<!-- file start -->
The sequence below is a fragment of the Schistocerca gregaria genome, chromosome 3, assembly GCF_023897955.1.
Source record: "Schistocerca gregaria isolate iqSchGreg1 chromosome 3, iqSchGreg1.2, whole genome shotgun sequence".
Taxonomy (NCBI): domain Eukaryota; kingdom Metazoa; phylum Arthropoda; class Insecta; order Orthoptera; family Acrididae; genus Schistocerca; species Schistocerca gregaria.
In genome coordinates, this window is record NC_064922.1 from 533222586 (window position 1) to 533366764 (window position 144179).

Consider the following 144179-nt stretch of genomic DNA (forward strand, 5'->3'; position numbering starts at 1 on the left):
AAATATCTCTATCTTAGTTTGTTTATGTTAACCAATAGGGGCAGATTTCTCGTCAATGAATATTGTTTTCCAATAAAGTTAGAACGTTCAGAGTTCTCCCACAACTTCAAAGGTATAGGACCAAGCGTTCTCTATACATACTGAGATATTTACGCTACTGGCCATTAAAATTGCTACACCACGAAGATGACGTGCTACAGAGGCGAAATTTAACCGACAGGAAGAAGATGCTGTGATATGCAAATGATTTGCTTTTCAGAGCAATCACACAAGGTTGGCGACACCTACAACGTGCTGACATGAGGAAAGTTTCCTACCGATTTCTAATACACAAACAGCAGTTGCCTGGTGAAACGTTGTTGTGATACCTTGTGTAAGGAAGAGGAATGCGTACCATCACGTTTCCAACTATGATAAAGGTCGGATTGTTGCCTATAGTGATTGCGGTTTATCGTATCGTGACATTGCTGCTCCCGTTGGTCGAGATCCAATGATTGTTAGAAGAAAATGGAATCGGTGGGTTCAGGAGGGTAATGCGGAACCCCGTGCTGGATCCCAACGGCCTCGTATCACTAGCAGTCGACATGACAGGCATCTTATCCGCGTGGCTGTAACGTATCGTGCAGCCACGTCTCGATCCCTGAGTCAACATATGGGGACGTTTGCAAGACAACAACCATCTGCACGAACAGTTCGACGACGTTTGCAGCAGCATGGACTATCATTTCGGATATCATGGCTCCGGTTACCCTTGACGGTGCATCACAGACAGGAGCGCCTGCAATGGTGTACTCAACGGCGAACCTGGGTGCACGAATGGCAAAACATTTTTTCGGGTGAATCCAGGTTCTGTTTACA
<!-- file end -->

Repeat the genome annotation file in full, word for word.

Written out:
The sequence below is a fragment of the Schistocerca gregaria genome, chromosome 3, assembly GCF_023897955.1.
Source record: "Schistocerca gregaria isolate iqSchGreg1 chromosome 3, iqSchGreg1.2, whole genome shotgun sequence".
Taxonomy (NCBI): domain Eukaryota; kingdom Metazoa; phylum Arthropoda; class Insecta; order Orthoptera; family Acrididae; genus Schistocerca; species Schistocerca gregaria.
In genome coordinates, this window is record NC_064922.1 from 533222586 (window position 1) to 533366764 (window position 144179).

Consider the following 144179-nt stretch of genomic DNA (forward strand, 5'->3'; position numbering starts at 1 on the left):
AAATATCTCTATCTTAGTTTGTTTATGTTAACCAATAGGGGCAGATTTCTCGTCAATGAATATTGTTTTCCAATAAAGTTAGAACGTTCAGAGTTCTCCCACAACTTCAAAGGTATAGGACCAAGCGTTCTCTATACATACTGAGATATTTACGCTACTGGCCATTAAAATTGCTACACCACGAAGATGACGTGCTACAGAGGCGAAATTTAACCGACAGGAAGAAGATGCTGTGATATGCAAATGATTTGCTTTTCAGAGCAATCACACAAGGTTGGCGACACCTACAACGTGCTGACATGAGGAAAGTTTCCTACCGATTTCTAATACACAAACAGCAGTTGCCTGGTGAAACGTTGTTGTGATACCTTGTGTAAGGAAGAGGAATGCGTACCATCACGTTTCCAACTATGATAAAGGTCGGATTGTTGCCTATAGTGATTGCGGTTTATCGTATCGTGACATTGCTGCTCCCGTTGGTCGAGATCCAATGATTGTTAGAAGAAAATGGAATCGGTGGGTTCAGGAGGGTAATGCGGAACCCCGTGCTGGATCCCAACGGCCTCGTATCACTAGCAGTCGACATGACAGGCATCTTATCCGCGTGGCTGTAACGTATCGTGCAGCCACGTCTCGATCCCTGAGTCAACATATGGGGACGTTTGCAAGACAACAACCATCTGCACGAACAGTTCGACGACGTTTGCAGCAGCATGGACTATCATTTCGGATATCATGGCTCCGGTTACCCTTGACGGTGCATCACAGACAGGAGCGCCTGCAATGGTGTACTCAACGGCGAACCTGGGTGCACGAATGGCAAAACATTTTTTCGGGTGAATCCAGGTTCTGTTTACA